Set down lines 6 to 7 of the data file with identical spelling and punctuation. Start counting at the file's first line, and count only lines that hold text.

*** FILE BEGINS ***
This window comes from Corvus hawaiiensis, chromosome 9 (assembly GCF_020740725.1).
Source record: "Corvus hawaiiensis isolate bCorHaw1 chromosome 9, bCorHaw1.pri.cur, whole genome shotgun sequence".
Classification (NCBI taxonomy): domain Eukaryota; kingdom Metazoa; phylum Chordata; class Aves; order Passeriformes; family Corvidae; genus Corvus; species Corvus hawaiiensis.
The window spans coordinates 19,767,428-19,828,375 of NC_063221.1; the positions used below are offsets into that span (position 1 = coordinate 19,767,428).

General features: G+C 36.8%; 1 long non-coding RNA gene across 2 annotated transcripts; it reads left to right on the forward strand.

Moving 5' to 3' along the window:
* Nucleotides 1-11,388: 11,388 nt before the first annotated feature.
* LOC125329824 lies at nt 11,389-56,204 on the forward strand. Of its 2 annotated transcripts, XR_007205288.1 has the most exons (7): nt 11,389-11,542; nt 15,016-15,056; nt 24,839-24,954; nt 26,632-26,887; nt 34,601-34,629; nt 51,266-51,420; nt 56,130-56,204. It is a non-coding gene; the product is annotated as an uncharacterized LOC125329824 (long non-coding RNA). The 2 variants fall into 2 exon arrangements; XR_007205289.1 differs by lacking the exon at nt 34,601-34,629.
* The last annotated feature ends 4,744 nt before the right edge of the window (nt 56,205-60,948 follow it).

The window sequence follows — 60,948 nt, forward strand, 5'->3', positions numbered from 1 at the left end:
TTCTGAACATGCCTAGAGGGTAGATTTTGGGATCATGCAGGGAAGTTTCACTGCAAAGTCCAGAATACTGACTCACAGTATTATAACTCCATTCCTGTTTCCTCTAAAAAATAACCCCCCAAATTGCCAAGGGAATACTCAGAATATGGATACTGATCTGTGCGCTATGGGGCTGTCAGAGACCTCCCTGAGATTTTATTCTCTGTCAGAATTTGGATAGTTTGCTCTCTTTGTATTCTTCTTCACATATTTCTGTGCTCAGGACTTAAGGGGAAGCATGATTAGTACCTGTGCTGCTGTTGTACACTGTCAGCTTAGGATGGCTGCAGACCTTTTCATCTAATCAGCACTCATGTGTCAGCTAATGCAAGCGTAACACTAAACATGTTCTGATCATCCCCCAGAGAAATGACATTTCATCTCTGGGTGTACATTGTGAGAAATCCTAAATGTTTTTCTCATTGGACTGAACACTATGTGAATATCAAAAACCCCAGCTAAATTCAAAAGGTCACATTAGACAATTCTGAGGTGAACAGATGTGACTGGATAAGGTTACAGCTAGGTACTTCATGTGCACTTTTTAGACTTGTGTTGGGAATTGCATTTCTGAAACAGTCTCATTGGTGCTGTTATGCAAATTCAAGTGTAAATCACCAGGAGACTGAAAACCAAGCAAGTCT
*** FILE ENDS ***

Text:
Moving 5' to 3' along the window:
* Nucleotides 1-11,388: 11,388 nt before the first annotated feature.